I met Congressman Hunter at the New Hampshire GOP dinner in June 2007. I was lucky enough to speak on behalf of Senator Sam Brownback (R-KS) at that dinner, when Senator Brownback got stuck in DC, deliberating on an immigration vote. I met Congressman Hunter before the dinner and he told me he was a big fan of Brownback. After the dinner - where most of the GOP Presidential candidates gave talks to promote their own campaign (and after I had given the speech for Senator Brownback), Duncan Hunter came up to me and told me I did a great job representing Brownback. "I like Brownback," he said. "You represented him well!"

    So I humorously asked him, "Did I win you over?" He laughed. I also gave him my best towards his son, who he said was currently serving over in Afghanistan. He had also earlier served two tours in Iraq as a U.S. Marine Reserve. He also told me then that his son was planning to run for his very own Congressional seat.

    Well, now he is. In fact, if Duncan D. Hunter (the younger) is elected to Congress, he will be the first Iraq war veteran in Congress. Let's help him keep his father's Congressional seat and serve our country in Congress as well as he has served it on the battlefield. You can visit his campaign website at:

    Sunday, May 11, 2008

    Russia Parades Nukes on Red Square - Today, 2008

    For a second, I thought I was reading a story about the history of the Soviet Union. But then, I realized quickly that this happened today - Russia! If you don't believe me, see the pictures for yourself:

    What else is "new" in Russia? Well, President Dmitry Medvedev just took office, following in the footsteps of "Czar" Vladimir Putin. It looks like Medvedev is getting off to a fiery start, showcasing Russia's military might, just like they did in their "glory" days. Yikes.

    Friday, May 09, 2008

    Big Government Profits Most from Gasoline

    My friend Jonathan Williams at the American Legislative Exchange Council (ALEC) recently wrote an article that I finally picked up and read today, about how "Big Government Profits Most From Gasoline."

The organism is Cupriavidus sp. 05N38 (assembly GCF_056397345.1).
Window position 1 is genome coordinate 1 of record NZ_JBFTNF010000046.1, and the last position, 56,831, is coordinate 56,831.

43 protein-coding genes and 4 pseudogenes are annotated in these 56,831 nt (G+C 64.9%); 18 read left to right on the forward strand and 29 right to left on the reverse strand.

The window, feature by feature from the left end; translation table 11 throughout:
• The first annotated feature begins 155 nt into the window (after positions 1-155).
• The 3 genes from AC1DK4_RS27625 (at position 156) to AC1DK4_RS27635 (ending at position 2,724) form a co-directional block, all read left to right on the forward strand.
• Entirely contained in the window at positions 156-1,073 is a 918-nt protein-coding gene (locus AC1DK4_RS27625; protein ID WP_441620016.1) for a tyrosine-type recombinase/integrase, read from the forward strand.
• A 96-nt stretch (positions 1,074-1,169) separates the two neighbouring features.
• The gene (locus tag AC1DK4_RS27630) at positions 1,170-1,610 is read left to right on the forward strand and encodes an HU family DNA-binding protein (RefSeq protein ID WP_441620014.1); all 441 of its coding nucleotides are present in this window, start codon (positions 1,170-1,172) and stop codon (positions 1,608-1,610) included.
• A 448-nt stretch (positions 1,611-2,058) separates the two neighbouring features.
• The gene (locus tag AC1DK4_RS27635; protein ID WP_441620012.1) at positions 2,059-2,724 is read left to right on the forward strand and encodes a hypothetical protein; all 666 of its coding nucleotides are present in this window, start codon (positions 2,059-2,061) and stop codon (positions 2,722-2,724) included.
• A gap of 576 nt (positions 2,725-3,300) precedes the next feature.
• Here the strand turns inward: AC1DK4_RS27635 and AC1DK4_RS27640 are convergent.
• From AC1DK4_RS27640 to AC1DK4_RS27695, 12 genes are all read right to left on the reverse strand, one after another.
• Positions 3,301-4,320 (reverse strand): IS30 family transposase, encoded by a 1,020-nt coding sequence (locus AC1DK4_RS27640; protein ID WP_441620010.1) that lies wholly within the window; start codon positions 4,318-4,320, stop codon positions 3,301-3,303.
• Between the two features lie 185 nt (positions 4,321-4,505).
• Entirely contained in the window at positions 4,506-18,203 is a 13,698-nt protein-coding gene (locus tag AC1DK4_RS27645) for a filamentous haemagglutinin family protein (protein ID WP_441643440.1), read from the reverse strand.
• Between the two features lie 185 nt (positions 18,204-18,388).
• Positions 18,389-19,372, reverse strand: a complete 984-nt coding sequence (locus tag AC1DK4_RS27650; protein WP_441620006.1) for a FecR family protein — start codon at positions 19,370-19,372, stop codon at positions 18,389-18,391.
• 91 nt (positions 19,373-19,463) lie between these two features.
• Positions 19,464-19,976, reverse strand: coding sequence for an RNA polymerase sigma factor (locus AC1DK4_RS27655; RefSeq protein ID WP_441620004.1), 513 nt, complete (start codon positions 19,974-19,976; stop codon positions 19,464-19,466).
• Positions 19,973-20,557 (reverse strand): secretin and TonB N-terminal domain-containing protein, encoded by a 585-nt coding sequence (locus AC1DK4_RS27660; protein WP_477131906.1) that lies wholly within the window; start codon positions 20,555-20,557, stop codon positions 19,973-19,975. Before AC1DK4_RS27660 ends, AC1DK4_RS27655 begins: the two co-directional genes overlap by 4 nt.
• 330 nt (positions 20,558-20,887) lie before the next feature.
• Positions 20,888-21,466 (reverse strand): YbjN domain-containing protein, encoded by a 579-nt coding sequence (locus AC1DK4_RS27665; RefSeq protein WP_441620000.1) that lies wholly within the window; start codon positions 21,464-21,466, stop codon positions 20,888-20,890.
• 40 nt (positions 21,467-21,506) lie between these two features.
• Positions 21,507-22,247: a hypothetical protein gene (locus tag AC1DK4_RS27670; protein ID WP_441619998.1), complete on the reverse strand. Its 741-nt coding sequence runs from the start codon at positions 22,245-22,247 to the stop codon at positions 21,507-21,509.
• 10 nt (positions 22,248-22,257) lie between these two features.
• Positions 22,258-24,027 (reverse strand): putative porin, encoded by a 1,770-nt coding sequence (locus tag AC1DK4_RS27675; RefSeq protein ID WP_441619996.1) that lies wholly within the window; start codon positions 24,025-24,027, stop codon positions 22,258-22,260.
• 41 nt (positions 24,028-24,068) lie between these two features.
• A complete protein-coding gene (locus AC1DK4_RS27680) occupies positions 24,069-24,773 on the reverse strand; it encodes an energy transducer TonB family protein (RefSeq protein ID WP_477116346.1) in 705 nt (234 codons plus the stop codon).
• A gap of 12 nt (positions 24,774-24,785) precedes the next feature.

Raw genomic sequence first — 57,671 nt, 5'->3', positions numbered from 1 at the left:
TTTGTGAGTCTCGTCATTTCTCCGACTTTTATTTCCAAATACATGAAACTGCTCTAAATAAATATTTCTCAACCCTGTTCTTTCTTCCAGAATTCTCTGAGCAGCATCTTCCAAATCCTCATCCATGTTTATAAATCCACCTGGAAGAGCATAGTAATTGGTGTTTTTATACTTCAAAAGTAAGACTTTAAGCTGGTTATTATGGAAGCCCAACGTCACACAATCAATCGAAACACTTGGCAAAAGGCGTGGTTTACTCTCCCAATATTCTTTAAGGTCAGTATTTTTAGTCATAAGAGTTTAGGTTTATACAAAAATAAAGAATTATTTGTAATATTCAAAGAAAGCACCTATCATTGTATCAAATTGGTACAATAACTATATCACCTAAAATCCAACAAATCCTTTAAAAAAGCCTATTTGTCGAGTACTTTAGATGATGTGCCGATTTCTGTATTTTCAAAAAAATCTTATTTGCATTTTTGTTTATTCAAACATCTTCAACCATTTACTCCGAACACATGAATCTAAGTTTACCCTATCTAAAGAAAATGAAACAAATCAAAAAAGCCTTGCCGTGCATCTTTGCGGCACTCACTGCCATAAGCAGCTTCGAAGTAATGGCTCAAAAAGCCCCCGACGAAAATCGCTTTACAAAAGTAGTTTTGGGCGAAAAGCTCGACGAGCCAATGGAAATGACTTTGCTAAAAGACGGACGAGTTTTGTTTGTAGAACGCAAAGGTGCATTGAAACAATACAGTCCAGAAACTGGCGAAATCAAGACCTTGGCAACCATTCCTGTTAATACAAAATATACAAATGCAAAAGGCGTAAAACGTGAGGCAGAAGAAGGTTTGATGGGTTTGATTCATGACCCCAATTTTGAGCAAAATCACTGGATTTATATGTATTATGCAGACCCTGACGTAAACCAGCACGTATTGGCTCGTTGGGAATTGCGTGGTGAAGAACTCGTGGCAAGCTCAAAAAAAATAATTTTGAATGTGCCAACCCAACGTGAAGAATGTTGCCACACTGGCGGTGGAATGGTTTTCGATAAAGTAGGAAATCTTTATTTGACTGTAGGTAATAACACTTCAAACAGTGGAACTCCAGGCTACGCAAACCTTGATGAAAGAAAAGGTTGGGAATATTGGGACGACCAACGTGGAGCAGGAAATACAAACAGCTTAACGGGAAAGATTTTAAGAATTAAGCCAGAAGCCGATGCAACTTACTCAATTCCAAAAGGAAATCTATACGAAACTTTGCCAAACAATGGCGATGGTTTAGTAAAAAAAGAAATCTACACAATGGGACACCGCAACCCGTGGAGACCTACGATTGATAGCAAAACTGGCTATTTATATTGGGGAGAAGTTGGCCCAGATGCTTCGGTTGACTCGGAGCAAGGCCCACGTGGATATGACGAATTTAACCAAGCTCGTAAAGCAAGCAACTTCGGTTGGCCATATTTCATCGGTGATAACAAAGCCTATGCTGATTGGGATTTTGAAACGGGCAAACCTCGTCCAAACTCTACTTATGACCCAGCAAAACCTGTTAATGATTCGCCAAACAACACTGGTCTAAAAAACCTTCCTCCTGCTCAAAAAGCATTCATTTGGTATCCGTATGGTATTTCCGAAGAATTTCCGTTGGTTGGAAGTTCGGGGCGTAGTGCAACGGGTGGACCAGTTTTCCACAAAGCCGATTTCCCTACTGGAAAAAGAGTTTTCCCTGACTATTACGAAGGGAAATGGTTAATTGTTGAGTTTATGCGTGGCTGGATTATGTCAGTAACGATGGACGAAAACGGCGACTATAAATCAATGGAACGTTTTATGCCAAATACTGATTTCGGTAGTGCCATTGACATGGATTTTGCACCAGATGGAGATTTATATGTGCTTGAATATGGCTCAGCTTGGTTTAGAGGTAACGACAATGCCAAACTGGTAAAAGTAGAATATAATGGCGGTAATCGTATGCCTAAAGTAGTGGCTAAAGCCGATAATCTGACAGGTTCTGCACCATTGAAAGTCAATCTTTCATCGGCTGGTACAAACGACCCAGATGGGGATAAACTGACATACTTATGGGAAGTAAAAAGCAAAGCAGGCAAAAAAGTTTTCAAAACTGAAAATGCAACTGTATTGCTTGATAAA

Lately, we are all hurting at the pump, and there are many reasons. Everyone is quick to blame the oil companies, especially when reports about their profits come in. In this article, Jonathan points out that "In all the crusading against oil profits, one very important fact is being neglected: The biggest winner from high gasoline prices is none other than government."

    "For starters, American motorists pay an average of 47 cents per gallon in state and federal gasoline taxes. If your vehicle uses diesel fuel, you pay more than 53 cents per gallon on average. Taxes on gasoline don't end there. The government collects billions from energy companies in corporate income taxes, off-shore royalties, severance taxes, property taxes, payroll taxes, the list goes on. According to Department of Energy data, from 1977 to 2004, federal and state governments extracted $397 billion by taxing the profits of the largest oil companies and an additional $1.1 trillion in taxes at the pump—that's nearly three times what the oil industry made in profits over that same period."

    Wow. If you want relief at the gas pump, stop pointing your fingers to "Big Oil" and start taking a closer look at Uncle Sam.

    Thursday, May 08, 2008

    Dear Mrs. Clinton: Stay in the Race

    In today's "Best of the Web" on the Wall Street Journal's Opinion page, James Taranto wrtes a letter to Hillary Clinton, urging her to stay in the race. "Don't Let it End," he says.

    I agree and this article is great, espcially for nuggets of gold like this:

    "These chauvinists think that they can "signal, suggest, insinuate or instigate" you out of the race, and that, being a woman, you'll respond to such cajoling. We know you're tougher than that." - James Taranto

    Thursday, May 01, 2008

    The Case for Charter Schools

    Will Okun is a Chicago high school teacher whose column about his inner-city school appears regularly in the New York Times. His personal observations about what goes on in an inner-city classroom and school makes a good argument for rescuing those kids who do desire to learn by providing them with other options.

    Will's colum can be viewed here and it's well worth the read:

    He makes the argument for charter schools.

    He says: "I do not blame parents for wanting to surround their children with other children and parents who give education top priority. As her teacher, I wish motivated students like Shatara could attend a charter school where her desire would be the norm and not an aberration. At a charter school, Shatara would probably not have to share a classroom with students whose only interest in school is chaos, money and the opposite sex. She would not be surrounded by failing students actively pressuring their classmates to also denounce academic achievement. She would not have to wait in frustration as a teacher explains the coursework to students who are beginning the class five weeks into the ten-week quarter. More importantly, I believe that Shatara would flourish as a student and as a person in an encouraging and hopeful school community that still believes education is the foundation for a successful future."

    (emphsasis added)